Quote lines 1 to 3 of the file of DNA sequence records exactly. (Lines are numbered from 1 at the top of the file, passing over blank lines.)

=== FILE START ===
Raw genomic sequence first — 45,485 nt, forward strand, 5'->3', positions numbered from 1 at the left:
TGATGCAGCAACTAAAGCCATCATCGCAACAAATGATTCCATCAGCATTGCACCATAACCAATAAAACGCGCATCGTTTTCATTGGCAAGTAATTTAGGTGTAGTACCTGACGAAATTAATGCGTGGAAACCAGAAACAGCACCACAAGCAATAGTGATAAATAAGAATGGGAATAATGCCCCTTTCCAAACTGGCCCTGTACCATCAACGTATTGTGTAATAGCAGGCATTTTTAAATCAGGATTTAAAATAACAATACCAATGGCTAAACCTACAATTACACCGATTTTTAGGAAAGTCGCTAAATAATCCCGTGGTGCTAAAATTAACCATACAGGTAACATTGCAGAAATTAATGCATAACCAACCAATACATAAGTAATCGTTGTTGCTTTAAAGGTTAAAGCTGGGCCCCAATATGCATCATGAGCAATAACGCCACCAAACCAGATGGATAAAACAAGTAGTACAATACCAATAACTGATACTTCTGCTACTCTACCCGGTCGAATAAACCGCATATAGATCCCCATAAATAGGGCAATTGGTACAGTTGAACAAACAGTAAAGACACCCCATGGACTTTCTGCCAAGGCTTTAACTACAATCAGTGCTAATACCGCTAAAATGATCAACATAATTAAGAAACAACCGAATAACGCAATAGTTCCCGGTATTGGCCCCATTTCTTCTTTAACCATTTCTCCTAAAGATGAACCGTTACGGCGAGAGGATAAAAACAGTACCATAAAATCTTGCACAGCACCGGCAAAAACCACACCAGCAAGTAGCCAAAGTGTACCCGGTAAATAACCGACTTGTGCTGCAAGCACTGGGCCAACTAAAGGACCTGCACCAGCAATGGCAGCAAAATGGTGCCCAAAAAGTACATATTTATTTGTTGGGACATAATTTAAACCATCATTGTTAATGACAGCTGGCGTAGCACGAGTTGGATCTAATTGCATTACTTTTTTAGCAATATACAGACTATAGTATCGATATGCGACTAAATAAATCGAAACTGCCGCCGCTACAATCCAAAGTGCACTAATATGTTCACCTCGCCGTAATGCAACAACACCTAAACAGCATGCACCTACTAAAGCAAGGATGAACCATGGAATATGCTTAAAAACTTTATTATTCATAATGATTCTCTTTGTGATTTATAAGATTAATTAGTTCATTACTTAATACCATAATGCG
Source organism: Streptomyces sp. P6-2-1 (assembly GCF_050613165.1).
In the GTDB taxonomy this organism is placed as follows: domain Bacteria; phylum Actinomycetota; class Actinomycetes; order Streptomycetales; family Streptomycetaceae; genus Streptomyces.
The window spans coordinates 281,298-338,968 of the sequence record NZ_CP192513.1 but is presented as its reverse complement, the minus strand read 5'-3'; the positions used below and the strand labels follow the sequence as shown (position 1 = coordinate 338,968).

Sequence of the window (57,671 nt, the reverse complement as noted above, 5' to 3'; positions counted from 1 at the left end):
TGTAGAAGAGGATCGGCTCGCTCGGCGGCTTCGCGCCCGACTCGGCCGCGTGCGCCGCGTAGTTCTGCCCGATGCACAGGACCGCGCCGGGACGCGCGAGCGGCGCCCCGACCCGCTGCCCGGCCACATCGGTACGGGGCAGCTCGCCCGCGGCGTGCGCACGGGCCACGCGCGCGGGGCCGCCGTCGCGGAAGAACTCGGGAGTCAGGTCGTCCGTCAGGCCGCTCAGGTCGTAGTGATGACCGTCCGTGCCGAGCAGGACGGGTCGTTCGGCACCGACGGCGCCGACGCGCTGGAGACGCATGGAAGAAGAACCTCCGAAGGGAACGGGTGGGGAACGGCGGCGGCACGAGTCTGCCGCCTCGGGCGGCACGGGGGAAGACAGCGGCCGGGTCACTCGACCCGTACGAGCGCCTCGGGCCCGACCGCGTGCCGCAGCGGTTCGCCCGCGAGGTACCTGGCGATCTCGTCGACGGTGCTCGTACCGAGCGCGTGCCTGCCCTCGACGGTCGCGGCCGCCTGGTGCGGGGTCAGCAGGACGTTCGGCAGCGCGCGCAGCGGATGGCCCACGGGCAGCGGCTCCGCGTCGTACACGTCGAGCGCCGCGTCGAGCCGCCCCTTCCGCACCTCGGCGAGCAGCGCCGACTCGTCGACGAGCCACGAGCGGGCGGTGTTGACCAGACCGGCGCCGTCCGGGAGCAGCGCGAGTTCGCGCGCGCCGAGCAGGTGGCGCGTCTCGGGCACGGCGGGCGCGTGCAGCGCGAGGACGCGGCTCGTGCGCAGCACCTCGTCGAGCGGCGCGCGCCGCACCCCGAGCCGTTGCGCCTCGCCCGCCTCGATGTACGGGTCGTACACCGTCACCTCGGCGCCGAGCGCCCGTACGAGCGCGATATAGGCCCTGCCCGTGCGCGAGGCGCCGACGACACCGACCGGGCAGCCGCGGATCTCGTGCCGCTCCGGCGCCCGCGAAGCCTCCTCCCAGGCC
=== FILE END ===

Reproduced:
Raw genomic sequence first — 45,485 nt, forward strand, 5'->3', positions numbered from 1 at the left:
TGATGCAGCAACTAAAGCCATCATCGCAACAAATGATTCCATCAGCATTGCACCATAACCAATAAAACGCGCATCGTTTTCATTGGCAAGTAATTTAGGTGTAGTACCTGACGAAATTAATGCGTGGAAACCAGAAACAGCACCACAAGCAATAGTGATAAATAAGAATGGGAATAATGCCCCTTTCCAAACTGGCCCTGTACCATCAACGTATTGTGTAATAGCAGGCATTTTTAAATCAGGATTTAAAATAACAATACCAATGGCTAAACCTACAATTACACCGATTTTTAGGAAAGTCGCTAAATAATCCCGTGGTGCTAAAATTAACCATACAGGTAACATTGCAGAAATTAATGCATAACCAACCAATACATAAGTAATCGTTGTTGCTTTAAAGGTTAAAGCTGGGCCCCAATATGCATCATGAGCAATAACGCCACCAAACCAGATGGATAAAACAAGTAGTACAATACCAATAACTGATACTTCTGCTACTCTACCCGGTCGAATAAACCGCATATAGATCCCCATAAATAGGGCAATTGGTACAGTTGAACAAACAGTAAAGACACCCCATGGACTTTCTGCCAAGGCTTTAACTACAATCAGTGCTAATACCGCTAAAATGATCAACATAATTAAGAAACAACCGAATAACGCAATAGTTCCCGGTATTGGCCCCATTTCTTCTTTAACCATTTCTCCTAAAGATGAACCGTTACGGCGAGAGGATAAAAACAGTACCATAAAATCTTGCACAGCACCGGCAAAAACCACACCAGCAAGTAGCCAAAGTGTACCCGGTAAATAACCGACTTGTGCTGCAAGCACTGGGCCAACTAAAGGACCTGCACCAGCAATGGCAGCAAAATGGTGCCCAAAAAGTACATATTTATTTGTTGGGACATAATTTAAACCATCATTGTTAATGACAGCTGGCGTAGCACGAGTTGGATCTAATTGCATTACTTTTTTAGCAATATACAGACTATAGTATCGATATGCGACTAAATAAATCGAAACTGCCGCCGCTACAATCCAAAGTGCACTAATATGTTCACCTCGCCGTAATGCAACAACACCTAAACAGCATGCACCTACTAAAGCAAGGATGAACCATGGAATATGCTTAAAAACTTTATTATTCATAATGATTCTCTTTGTGATTTATAAGATTAATTAGTTCATTACTTAATACCATAATGCG
Source organism: Streptomyces sp. P6-2-1 (assembly GCF_050613165.1).